Taoiseach Leo Varadkar has clarified remarks he made about climate change which were described in the Dáil as close to climate denial.
Mr Varadkar said last week that there were pluses and minuses to climate change and because of warmer winters it could lead to fewer deaths and lower heating bills.
Speaking at the launch of the Department of Health’s climate change Sectoral Adaptation Plan 2019-2024 on Thursday the Taoiseach said “we’re already experiencing warmer winters, and that actually means using less energy because it’s warmer and people need less heating, and it also means fewer deaths as a result of cold weather”.
His comments, first reported in The Sunday Business Post, led to a stream of criticism from political parties, climate activists and NGOs.
In the Dáil on Tuesday he said that what he said was an observation, not a policy statement but “I can see how it was open to misinterpretation by those who may be pursuing a climate sceptic agenda”.
Mr Varadkar said “any benefits that may arise from it are far outweighed, many times over, by the damage it is doing and will do”, which he had also said at the launch last week.
And he pointed out that the report launched last week also stated a number of health benefits could occur because of climate change, including a lower risk of cold-related health illness and death, potentially improved mental health and wellbeing, and increased physical activity.
Mr Varadkar pointed out that the report was a scientific and evidence based document. He added that the 2015 Climate Action and Low Carbon Development Act, launched by then minister Alan Kelly, specifically requires the Government to avail of any “positive effects of climate change”.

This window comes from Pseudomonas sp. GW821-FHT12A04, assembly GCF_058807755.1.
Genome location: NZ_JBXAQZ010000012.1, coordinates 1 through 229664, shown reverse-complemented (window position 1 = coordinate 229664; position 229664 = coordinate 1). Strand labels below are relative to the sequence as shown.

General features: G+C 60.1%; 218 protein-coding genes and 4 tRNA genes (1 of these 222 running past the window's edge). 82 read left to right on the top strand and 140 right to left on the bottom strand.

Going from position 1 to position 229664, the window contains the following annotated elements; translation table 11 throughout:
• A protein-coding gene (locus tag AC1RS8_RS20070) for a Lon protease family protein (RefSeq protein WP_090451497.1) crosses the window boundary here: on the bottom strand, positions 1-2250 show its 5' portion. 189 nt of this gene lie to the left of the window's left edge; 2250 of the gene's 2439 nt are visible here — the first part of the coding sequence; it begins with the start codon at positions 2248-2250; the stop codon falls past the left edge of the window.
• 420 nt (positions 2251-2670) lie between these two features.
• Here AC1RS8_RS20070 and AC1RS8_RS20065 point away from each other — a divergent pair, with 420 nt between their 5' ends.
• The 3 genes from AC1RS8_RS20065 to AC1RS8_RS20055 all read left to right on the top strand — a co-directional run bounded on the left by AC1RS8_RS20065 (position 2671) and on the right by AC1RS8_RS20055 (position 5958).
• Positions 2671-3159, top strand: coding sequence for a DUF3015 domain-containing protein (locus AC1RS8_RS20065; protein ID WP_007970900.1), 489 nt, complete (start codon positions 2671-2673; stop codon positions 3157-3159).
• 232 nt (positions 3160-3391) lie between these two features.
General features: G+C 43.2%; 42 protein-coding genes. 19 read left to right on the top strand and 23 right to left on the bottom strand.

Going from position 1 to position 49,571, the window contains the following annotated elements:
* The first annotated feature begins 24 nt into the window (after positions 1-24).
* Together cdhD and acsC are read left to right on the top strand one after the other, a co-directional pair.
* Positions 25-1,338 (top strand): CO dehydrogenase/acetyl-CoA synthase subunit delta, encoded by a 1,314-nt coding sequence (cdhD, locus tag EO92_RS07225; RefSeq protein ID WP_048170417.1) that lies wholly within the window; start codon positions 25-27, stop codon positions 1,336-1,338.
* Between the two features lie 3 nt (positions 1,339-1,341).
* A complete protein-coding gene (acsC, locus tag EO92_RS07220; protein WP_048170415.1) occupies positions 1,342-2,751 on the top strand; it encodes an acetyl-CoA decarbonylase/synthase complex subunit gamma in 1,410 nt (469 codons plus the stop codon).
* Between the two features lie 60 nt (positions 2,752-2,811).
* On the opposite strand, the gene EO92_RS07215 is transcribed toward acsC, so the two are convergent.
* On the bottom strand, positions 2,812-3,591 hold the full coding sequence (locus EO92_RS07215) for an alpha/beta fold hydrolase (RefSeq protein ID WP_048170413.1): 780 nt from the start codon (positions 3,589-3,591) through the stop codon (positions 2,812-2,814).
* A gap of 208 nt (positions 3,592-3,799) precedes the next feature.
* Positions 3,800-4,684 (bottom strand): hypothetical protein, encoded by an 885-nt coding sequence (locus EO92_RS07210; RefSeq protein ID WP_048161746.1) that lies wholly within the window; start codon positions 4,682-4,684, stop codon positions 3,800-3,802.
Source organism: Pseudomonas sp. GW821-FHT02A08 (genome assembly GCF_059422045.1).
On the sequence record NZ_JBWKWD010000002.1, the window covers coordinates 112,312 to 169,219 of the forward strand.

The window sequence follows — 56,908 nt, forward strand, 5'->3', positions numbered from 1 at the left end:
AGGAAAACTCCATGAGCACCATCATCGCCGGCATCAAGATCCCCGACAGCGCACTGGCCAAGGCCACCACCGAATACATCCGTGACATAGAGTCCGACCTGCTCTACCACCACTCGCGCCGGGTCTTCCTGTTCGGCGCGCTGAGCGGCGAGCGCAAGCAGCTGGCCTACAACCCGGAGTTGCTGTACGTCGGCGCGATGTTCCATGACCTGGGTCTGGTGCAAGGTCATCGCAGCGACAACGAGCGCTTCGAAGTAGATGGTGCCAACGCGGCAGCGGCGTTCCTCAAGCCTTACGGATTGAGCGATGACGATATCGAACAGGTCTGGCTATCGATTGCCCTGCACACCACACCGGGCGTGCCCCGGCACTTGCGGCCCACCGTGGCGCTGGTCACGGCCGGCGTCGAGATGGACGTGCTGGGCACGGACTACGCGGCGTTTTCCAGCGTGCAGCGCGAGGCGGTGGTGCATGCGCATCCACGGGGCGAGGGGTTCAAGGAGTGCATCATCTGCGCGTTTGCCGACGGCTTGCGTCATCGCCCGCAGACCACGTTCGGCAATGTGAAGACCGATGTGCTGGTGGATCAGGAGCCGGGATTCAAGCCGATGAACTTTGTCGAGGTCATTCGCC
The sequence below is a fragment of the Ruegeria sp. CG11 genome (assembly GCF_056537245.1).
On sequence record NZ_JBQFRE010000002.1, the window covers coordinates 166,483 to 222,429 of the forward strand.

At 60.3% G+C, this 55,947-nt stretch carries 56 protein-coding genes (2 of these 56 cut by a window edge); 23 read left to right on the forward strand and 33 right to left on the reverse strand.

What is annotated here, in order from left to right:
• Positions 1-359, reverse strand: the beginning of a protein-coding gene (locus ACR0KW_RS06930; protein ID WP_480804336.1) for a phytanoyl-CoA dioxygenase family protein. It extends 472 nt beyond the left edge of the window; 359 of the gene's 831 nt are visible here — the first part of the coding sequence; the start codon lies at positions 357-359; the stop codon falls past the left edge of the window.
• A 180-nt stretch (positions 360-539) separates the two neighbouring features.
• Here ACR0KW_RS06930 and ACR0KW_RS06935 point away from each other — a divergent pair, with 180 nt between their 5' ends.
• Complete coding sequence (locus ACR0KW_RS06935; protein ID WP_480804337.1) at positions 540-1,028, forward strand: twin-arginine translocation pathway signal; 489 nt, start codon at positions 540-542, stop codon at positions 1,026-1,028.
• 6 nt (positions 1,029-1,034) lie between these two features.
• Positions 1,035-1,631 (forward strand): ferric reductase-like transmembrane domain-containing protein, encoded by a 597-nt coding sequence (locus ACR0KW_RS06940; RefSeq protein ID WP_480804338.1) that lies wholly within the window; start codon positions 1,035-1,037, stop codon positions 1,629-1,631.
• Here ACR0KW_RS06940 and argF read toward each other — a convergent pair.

In the Dáil on Tuesday Fianna Fáil leader Micheál Martin claimed US president Donald Trump would have been proud of the comments.
“Perhaps you didn’t intend it as such but it’s almost in denial category,” he said.
Labour’s Joan Burton said “you would expect stuff like that in tweets from Donald Trump but not from the Taoiseach”.
She called on the Taoiseach to withdraw his remarks “and to younger people in particular, who are deeply interested in climate change, he should say it was a joke that just went wrong”.
Ms Burton said people were very taken aback by the “flippant” remarks and she doubted that many in Ireland would agree “given the kinds of storms we have been having recently”.
Sinn Féin health spokeswoman Louise O’Reilly said the Taoiseach had a tendency to be a bit flippant in his public commentary. She told him his climate change comments “do a grave disservice to your office, the Government” and to the responsibility that he, as head of Government has to this State and the broader global community.
An attempt to trivialise what is effectively a climate emergency “sends a very poor message not just to campaigners but to those who are dealing with the effects of climate change on a daily basis including asthma sufferers and those who are confined to their houses due to severe storms and so on”.
But the Taoiseach wanted to state “in case anyone has any doubt about it, that climate change is real, is happening right now, is man-made, unprecedented and detrimental to human life and well-being both in Ireland and globally”.